My Process for Setting Habit-Based Goals That Are Guaranteed to Help You Live a Phenomenal Year

Each year in December I revise and republish this post. Originally written in 2015, the core principles haven't changed, but finer points have been clarified. Truth be told, I've relaxed how I personally go about setting goals for the year (I'll be writing about that in 2019), but I think there is value in reviewing the comprehensive approach.  Be well, and Happy Holidays! 


Why I Set Goals Each Year 

Because it results in a better life. Because nothing I want, need, or desire just drops into my lap. Because if I want to live an awesome life, I need to follow a plan.

Awesome lives don't just happen; they are carefully planned and executed."

What gets written down, gets done. I used to haphazardly dream up resolutions for the new year but seldom designed a plan to reach them. By January 31 they were a distant memory...just like the ones from the previous year. Then I wondered why my life sucked so much.  8-O 

Like anything in life, you'll get out of this exactly what you put in. Just setting loosely defined goals that aren't relevant to your daily life or that are unsupported by a plan to accomplish them is a total waste of time. If this is where you are, you're better off waiting for the Tooth Fairy to give you what you want from life. Good luck with that.

I Take Goal Setting Seriously

The reason I take it seriously is that it works.  My life is exactly how I designed it. I'm not indiscriminately tossed about by the tides of circumstance nor do I wait for life to unfold. I plan, execute, evaluate, and adapt. It's how I roll, kids.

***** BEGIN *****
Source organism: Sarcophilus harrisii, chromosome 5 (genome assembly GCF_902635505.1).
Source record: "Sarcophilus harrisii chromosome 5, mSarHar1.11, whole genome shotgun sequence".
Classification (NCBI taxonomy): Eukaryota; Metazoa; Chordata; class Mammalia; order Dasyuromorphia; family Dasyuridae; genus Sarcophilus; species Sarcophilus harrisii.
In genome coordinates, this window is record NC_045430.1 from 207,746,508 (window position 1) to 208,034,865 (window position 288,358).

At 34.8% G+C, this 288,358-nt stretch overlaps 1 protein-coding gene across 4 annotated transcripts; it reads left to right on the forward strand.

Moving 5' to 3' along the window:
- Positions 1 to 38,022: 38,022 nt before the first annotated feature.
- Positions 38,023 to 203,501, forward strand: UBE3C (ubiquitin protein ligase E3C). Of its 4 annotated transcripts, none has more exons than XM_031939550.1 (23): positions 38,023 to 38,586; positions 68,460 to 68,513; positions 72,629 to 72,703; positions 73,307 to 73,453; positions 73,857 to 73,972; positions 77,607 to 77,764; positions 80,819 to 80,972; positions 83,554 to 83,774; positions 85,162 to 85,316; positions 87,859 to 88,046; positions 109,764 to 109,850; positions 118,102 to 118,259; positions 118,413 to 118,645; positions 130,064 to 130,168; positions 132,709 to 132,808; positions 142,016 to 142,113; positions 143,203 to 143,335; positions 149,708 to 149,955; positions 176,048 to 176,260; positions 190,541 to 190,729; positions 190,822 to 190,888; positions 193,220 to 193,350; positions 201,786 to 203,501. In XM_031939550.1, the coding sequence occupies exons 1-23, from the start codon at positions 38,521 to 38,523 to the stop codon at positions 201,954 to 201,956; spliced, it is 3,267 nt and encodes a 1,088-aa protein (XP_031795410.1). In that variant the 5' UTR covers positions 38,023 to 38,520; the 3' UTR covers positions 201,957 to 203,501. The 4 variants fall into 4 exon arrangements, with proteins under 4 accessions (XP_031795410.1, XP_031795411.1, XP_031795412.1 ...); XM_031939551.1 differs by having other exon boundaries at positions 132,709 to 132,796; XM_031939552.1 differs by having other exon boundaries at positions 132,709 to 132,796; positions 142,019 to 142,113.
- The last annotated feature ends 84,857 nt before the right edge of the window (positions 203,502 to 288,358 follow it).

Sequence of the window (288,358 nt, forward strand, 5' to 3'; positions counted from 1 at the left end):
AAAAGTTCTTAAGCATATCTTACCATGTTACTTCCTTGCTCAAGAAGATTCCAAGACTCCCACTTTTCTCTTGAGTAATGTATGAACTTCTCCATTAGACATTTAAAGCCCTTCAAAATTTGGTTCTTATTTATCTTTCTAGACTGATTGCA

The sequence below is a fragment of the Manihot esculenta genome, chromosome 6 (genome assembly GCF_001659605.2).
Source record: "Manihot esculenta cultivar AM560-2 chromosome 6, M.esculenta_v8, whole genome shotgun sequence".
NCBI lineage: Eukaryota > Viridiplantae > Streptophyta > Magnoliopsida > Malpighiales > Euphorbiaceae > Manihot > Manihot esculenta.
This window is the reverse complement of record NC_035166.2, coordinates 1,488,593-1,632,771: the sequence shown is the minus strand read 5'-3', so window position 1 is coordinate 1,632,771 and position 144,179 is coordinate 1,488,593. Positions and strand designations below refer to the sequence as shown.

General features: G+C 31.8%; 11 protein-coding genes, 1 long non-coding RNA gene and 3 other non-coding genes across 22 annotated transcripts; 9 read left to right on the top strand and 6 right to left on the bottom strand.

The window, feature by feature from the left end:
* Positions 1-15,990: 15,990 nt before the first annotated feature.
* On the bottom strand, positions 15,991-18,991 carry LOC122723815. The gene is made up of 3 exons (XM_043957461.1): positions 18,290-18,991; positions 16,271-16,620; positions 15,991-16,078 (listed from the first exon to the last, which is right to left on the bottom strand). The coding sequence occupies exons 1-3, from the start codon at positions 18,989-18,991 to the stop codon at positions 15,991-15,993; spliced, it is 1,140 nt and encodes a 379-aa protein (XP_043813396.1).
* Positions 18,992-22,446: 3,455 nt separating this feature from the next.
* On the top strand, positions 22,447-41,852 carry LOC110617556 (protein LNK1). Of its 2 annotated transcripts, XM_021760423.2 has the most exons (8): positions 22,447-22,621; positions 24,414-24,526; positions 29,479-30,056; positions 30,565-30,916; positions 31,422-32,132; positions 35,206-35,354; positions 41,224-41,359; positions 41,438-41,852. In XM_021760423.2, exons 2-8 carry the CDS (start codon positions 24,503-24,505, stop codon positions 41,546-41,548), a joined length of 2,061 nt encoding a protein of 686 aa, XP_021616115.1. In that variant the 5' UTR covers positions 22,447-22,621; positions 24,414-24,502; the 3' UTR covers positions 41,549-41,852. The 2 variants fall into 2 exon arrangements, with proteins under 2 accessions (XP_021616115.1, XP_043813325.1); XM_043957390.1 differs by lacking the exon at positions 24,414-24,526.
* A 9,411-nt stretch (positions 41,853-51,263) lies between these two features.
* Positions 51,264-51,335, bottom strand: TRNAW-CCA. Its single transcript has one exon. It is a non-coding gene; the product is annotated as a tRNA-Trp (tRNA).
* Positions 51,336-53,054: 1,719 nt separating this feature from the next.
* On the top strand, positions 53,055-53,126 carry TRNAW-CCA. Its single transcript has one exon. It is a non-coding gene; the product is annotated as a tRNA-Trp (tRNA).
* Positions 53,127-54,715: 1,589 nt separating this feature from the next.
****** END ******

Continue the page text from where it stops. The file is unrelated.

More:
But it's not effortless. It requires work...like anything worthwhile in life. I took three full days to plan out what I want to accomplish in 2016. Can you dedicate three days to do the same?

If you can't spend a weekend or a few days thinking and planning one year of your life, then you're already behind the eight ball. It's not going to plan itself."

Every one of my life accomplishments is the result of setting goals:

  • It's how, at the age of 18, I flew by myself to the United Kingdom and lived there for a time
  • It's how I attended three colleges simultaneously in my senior year and got into medical school
  • It's how I later became a college professor and Dean, and later a college President
  • It's how I survived a sad time in my life and raised my youngest of four children as a single-parent
  • It's how I write and publish books as well as run a consulting business

But it's not just about material gain or checking off items from your bucket list. Setting goals and working to achieve them is how you create a life that you enjoy every single day.